DON'T ADJUST YOUR SCREEN The pretty flowers are black and white.

The simplest joining of two nouns can bring about a magnificent effusion of meaning—the more magnificent, it seems, the more basic the nouns. In retrospect, Sons and Lovers may be too Freudian; The Naked and the Dead and The Sound and the Fury too over the top. But Boys and Flowers seems an unimpeachable title. It's a reminder of the petal-like feel of a little boy's hair and other temporary softnesses. Surely such innocence cannot survive in a contemporary art show, an adult domain of doubt and conceptualization where boys must be code for gender, and flowers a stand-in for a history of landscape art waiting to be tilled by postcolonial consciousness.

Not here. It isn't that the group show of painting, video, photography, and installation at Western Bridge this spring doesn't have serious concerns. As the Ragu people would say, it's in there. But Boys and Flowers—organized by Western Bridge director Eric Fredericksen, whose style is marked by intelligent levity—sticks with the play of its title. The show is more of a fat, supple peony than a tightly wound, prickly rose. I was surprised at how airy it is. It's light, not lite.

The 22 works on display are, indeed, images mostly of flowers, mostly made by men. They were culled from the collections of William and Ruth True and some people they know, except for two large exceptions, which are commissions.

My favorite piece is Kutlug Ataman's The Four Seasons of Veronica Read, which transforms a dowdy quantity—a middle-aged English gardener—into a hothouse specimen. Turkish-born Ataman, an explorer of exoticisms, interviewed Read extensively about the 900 or so hippeastrum (amaryllis) bulbs she obsessively cares for in her flat. She is like a lover whose passion has obliterated her and turned her into a servant. When she has an allergic reaction to the bulbs, she won't see a doctor because doctors "have no interest in the hippeastrum." Hundreds of the plants die from a mite infestation, and in her grief, she puts up their photographs. Four video screens, one for each season, are set like petals in the middle of the room. If you stand in the center, all four of her testimonies mix in a manic cacophony. But speakers in the corners of the room allow you to listen to each of her thickety tales.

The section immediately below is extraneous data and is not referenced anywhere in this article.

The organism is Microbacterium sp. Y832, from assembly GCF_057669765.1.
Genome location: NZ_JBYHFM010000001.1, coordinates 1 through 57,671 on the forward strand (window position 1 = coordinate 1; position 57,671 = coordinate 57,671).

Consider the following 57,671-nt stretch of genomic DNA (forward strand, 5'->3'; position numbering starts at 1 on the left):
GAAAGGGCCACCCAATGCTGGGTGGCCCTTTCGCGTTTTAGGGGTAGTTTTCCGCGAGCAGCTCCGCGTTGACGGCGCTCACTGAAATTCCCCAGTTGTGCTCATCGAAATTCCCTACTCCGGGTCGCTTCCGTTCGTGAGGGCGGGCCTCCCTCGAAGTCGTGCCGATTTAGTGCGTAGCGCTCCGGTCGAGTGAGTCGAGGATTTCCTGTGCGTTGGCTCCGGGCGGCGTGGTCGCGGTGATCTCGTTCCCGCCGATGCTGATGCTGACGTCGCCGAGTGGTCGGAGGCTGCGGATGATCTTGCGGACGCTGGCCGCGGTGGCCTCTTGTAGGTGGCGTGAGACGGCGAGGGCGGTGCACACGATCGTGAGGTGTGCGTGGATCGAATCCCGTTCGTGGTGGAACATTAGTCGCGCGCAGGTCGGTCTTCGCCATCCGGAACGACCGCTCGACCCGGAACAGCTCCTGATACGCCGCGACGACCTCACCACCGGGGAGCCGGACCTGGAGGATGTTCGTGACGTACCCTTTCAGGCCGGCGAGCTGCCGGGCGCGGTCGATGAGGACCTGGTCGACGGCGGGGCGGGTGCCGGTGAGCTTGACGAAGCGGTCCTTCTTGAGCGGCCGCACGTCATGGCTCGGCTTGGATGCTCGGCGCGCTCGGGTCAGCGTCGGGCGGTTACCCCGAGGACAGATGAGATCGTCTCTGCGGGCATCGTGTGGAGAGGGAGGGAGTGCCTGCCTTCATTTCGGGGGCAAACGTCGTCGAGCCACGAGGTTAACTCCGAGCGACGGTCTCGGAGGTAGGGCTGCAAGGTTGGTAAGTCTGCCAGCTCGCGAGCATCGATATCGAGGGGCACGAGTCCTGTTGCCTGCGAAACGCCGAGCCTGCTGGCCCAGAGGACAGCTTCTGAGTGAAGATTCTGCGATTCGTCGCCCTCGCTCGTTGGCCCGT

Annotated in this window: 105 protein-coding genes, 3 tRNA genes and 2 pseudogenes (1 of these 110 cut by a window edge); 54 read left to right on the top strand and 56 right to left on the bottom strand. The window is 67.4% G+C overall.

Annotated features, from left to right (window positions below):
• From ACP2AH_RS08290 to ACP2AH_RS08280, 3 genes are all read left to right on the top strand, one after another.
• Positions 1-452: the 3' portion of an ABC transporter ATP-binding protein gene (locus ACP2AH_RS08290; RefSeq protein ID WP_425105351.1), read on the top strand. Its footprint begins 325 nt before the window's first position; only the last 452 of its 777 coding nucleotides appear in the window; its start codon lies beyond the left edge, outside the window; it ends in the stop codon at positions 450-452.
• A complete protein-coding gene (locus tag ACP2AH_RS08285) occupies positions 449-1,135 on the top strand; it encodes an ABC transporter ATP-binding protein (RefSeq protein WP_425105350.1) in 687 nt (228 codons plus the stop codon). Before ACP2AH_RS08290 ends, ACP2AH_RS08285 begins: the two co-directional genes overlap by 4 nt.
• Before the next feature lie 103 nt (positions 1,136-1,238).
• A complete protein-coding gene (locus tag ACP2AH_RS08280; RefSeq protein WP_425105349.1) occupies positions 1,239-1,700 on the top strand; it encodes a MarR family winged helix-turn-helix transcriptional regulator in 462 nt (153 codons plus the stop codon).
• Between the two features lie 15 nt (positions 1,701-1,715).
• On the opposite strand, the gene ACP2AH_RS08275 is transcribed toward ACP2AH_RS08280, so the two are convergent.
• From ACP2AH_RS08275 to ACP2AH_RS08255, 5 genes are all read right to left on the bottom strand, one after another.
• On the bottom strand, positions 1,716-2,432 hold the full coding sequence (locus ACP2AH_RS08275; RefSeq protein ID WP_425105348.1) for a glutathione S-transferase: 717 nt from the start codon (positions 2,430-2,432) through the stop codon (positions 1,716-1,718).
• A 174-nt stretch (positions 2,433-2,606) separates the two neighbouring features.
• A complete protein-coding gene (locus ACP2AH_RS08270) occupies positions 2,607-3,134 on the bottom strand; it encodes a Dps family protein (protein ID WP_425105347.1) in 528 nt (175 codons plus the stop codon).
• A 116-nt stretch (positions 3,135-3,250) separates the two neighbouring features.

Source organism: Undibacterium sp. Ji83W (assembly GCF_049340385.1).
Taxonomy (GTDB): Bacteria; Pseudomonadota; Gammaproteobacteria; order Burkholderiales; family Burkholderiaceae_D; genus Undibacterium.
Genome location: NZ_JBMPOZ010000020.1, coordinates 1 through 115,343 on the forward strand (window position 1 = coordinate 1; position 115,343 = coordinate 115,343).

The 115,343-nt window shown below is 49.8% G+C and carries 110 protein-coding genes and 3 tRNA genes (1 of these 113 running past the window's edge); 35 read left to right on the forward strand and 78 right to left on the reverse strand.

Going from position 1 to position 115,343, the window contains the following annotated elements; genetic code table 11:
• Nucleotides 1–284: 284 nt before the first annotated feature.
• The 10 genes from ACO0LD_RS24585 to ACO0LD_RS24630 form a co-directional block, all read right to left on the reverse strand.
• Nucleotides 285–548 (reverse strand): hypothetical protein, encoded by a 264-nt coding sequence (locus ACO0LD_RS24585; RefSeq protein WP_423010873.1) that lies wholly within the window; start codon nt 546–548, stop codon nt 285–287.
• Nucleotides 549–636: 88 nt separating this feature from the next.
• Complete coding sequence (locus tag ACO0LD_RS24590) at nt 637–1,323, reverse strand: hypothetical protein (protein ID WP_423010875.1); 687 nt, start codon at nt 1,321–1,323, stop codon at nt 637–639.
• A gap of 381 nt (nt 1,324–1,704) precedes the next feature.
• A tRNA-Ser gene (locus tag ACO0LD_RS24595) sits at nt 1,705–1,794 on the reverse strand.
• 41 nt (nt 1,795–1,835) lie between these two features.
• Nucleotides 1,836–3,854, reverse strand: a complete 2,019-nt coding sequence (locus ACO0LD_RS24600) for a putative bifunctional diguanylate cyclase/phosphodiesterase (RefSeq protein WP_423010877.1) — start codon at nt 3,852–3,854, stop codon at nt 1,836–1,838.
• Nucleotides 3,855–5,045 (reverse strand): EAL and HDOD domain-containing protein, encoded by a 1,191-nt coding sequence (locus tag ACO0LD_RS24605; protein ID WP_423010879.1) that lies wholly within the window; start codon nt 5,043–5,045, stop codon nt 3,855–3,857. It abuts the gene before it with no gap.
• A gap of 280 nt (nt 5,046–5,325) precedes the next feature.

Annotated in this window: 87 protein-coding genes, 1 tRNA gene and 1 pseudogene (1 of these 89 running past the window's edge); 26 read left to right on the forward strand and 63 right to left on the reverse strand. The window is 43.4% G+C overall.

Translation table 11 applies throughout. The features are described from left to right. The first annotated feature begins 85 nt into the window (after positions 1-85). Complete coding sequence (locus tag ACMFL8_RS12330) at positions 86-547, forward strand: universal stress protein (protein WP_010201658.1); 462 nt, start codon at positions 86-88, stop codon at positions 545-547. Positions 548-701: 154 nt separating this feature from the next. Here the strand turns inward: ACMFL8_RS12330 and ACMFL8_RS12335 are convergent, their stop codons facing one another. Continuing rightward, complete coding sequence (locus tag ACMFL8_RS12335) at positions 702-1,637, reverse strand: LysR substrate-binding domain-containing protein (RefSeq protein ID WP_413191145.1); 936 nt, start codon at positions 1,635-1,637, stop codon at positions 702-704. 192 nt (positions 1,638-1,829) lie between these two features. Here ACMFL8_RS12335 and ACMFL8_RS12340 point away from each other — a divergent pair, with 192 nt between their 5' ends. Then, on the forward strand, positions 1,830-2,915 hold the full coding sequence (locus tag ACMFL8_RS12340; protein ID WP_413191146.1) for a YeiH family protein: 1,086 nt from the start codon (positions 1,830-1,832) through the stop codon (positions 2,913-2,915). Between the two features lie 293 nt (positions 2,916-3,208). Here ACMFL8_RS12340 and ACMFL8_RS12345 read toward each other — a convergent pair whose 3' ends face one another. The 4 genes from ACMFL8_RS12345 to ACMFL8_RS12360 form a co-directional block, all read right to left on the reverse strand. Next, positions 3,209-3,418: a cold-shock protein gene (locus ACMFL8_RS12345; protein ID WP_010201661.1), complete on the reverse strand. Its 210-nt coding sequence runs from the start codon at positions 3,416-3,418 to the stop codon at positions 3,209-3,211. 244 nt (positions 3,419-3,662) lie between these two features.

Paul Morrison's splashy, 150-foot commissioned wall painting is the most obvious candidate to represent expressionist masculinity. But his landscape of silhouettes painted on the walls—from 20-foot pulled weeds to splashy flower faces and evergreen trees in the distance—actually went quiet as I kept looking. They're all black. They're like memorials.

Universal Nonlinear Design's Make Believe is a model of its plan to raise Denny Park to its original height, which would involve the actual hauling of earth and the building of concrete walls. But the project is pure poetry for the City of Seattle. Its antipode in the show is Stephen Vitiello's ethereal installation of a red hammock where visitors can lie next to dreamy pictures of clouds on the wall and listen to a soundscape of a shaman in the forest (a Beuys and Flowers, so to speak).

An astonishingly beautiful white cast-paper folding screen that cordons off one half of one gallery is by Seattle's Jeffry Mitchell, a master of subversive decoration. The screen looks like frosting, but it's full of subtly sexual images that wouldn't be appropriate for a child's birthday party. Walk behind the screen and you come upon three levels of unevenly glazed white ceramic rooms, which are, unfortunately, trapped in a glass vitrine. Sagging, sad-looking figures perform sexual acts, and in one room is a differently suggestive couple: a mop and a bucket. The commissioned installation is called The Tomb of Club Z, after a local bathhouse set to close.

It's a show called Boys and Flowers, so naturally there's a Robert Mapplethorpe drooping tulip and a glowing cactus flower by Morris Graves. Amir Zaki makes a blue-sky death portrait of that suburban casualty, the weeded dandelion. It is Kirsten Stoltmann who is responsible for the show's title. Her video, Boys and Flowers, shows film of teenage boys skateboarding on an indoor half-pipe fading into footage of flowers, all to the sounds of gently rolling guitar music. It plays on the highest wall in the gallery. The boys and the flowers are safe.